Update April 1, 2020 - WE'RE LIVE!
Digital Pedagogy in the Humanities has emerged on its Modern Language Association platform in a beta form and being corrected live through June 2020. In light of the widespread move to online education at most universities, both the MLA staff and editors Davis, Gold, and Harris agreed that opening up the project in its post-peer review, copyedited state would be beneficial for everyone. Please join us in welcoming this long-standing project in its final platform into the world: Digital Pedagogy in the Humanities
Announcing DIGITAL PEDAGOGY IN THE HUMANITIES: CONCEPTS, MODELS, AND EXPERIMENTS
In conjunction with the Modern Language Association, we are happy to announce Digital Pedagogy in the Humanities: Concepts, Models, and Experiments, an open-access, curated collection of downloadable, reusable, and remixable pedagogical resources for humanities scholars interested in the intersections of digital technologies with teaching and learning. Taken as a whole, this collection will document the richly-textured culture of teaching and learning that responds to new digital learning environments, research tools, and socio-cultural contexts, ultimately defining the heterogeneous nature of digital pedagogy.
Digital Pedagogy in the Humanities is a book in a new form. It will consist of approximately 50 keywords that articulate humanities pedagogy with digital humanities methods, new media studies, computational research, networked environments, and digital culture. Each keyword will have a curator who will briefly introduce a particular term in the context of teaching and learning and then provide ten pedagogical artifacts, such as syllabi, prompts, exercises, lesson plans, and student work drawn from actual courses, classrooms, and projects across the humanities. These artifacts will be annotated, attributed with metadata, and accompanied by lists of related materials for further reading and future reference. After going through an open peer review process, all keyword entries will be published under Creative Commons licenses to encourage circulation, editing, and repurposing by other practitioners.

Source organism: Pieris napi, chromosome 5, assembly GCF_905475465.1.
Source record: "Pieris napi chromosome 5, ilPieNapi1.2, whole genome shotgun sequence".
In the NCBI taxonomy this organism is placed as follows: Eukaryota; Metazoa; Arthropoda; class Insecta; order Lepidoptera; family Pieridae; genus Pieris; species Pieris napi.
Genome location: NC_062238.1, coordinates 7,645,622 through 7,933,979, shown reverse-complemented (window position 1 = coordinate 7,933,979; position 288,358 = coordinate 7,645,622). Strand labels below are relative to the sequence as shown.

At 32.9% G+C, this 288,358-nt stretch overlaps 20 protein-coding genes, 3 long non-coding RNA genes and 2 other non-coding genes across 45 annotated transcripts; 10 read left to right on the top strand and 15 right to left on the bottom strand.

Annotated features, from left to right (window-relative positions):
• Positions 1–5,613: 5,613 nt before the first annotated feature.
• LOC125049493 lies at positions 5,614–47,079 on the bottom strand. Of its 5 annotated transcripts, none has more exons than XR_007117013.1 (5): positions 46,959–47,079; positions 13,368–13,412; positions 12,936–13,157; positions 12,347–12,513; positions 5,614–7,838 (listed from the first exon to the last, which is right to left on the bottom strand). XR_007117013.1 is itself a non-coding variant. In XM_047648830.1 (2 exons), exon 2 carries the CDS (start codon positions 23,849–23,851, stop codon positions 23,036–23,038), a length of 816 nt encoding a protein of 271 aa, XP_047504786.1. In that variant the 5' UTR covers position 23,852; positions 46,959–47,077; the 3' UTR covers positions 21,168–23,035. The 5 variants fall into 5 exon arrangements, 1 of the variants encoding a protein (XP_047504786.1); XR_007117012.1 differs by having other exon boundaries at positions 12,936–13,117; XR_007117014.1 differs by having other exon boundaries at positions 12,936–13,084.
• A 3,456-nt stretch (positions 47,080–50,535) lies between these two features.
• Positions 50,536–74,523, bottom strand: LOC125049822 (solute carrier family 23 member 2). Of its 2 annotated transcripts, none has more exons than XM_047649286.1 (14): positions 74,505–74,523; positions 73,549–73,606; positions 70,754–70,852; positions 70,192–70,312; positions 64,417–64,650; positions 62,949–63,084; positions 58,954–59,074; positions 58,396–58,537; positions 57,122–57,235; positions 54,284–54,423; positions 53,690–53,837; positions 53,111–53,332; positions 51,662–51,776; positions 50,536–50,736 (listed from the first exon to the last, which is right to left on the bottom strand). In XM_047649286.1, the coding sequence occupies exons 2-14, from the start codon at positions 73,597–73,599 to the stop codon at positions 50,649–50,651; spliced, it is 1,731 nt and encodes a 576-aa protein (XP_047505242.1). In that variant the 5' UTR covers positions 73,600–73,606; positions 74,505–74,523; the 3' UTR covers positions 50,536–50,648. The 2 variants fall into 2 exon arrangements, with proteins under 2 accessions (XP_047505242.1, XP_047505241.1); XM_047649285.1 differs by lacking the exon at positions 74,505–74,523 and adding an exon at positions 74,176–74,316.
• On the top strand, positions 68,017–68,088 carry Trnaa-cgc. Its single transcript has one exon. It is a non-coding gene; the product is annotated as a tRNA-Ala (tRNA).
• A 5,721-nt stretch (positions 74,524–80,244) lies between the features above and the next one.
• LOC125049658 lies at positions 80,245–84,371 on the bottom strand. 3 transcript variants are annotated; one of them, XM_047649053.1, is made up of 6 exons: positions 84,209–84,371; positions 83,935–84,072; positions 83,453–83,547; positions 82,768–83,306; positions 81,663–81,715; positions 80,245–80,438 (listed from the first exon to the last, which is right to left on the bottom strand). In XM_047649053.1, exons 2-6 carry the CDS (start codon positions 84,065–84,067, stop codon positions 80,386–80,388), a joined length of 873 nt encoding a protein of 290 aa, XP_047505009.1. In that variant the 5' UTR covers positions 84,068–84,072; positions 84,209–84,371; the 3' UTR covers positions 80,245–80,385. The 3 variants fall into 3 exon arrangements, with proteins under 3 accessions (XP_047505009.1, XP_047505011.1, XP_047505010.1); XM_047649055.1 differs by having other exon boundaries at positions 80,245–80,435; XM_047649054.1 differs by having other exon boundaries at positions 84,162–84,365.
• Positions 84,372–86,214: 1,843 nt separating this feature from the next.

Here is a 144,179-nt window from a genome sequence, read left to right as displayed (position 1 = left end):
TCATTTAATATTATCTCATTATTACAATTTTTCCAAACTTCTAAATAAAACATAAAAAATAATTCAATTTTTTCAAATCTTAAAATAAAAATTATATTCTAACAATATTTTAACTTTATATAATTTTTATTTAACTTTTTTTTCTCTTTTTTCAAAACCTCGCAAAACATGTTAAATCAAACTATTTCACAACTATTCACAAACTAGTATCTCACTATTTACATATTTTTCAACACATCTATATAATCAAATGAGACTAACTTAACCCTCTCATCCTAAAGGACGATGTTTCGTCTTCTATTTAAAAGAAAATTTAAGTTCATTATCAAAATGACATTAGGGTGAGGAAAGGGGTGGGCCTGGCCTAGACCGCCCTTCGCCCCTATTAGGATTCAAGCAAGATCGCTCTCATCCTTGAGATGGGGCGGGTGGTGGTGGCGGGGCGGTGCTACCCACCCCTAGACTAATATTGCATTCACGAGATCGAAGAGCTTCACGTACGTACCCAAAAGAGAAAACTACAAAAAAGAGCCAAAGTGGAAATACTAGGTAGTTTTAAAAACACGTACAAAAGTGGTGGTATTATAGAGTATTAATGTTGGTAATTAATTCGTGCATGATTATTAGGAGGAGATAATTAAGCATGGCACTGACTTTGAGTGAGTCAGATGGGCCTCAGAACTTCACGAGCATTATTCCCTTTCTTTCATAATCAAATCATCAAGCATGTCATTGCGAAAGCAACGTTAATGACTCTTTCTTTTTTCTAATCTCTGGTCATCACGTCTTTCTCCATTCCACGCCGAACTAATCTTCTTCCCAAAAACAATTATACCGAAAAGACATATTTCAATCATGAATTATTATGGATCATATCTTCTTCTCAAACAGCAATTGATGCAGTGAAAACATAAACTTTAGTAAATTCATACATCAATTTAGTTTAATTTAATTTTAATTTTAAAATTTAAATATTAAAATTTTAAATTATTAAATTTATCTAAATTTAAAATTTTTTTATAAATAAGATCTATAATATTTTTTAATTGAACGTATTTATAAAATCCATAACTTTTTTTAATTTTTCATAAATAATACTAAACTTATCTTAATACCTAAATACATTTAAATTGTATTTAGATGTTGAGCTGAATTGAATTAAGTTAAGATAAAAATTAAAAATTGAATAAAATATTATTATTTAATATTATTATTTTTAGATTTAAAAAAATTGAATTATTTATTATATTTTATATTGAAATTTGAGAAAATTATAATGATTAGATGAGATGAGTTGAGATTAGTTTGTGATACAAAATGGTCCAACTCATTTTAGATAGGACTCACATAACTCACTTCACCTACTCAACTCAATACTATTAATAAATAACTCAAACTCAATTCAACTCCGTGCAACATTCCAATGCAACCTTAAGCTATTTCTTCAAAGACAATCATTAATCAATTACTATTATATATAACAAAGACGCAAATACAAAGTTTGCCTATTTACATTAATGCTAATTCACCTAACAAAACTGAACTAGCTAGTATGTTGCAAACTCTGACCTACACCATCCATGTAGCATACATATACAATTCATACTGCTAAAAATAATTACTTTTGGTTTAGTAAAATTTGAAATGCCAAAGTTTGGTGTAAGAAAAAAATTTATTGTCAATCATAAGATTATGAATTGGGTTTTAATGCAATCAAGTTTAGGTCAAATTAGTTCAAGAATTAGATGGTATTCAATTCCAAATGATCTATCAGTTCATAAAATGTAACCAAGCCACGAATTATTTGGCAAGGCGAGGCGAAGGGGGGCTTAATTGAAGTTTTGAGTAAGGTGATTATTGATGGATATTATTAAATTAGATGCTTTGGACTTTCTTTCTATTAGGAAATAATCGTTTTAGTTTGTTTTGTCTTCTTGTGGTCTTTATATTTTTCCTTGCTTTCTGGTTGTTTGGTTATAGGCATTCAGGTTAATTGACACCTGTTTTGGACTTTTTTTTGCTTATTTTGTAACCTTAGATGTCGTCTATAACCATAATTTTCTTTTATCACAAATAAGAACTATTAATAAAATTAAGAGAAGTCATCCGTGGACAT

In short, Digital Pedagogy in the Humanities will share the everyday stuff of humanities teaching and learning, curated by instructors who are well-versed in the practice of digital pedagogy.
As we move forward, we will update this GitHub repository with keyword drafts, important announcements, new contributors and keywords, and details for presentations about the project at university and college campuses across North America.
For now, please follow Digital Pedagogy in the Humanities on Twitter through the hashtag #curateteaching and visit our news page for updates.
- Rebecca Frost Davis, St. Edward's University (firstname.lastname@example.org)
- Matthew K. Gold, The Graduate Center, City University of New York (email@example.com)
- Katherine D. Harris, San José State University (firstname.lastname@example.org)
- Jentery Sayers, University of Victoria (email@example.com)
- Cheryl Ball, West Virginia University
- Bryan Carter, University of Arizona
- Tanya Clement, University of Texas, Austin
- Brian Croxall, Brigham Young University
- Douglas Eyman, George Mason University
- Paul Fyfe, North Carolina State University
- Gail E. Hawisher, University of Illinois at Urbana-Champaign (Professor Emeritus)
- Jason B. Jones, Trinity College
- Virginia Kuhn, University of Southern California
- Cynthia Selfe, Ohio State University
- Lisa Spiro, Rice University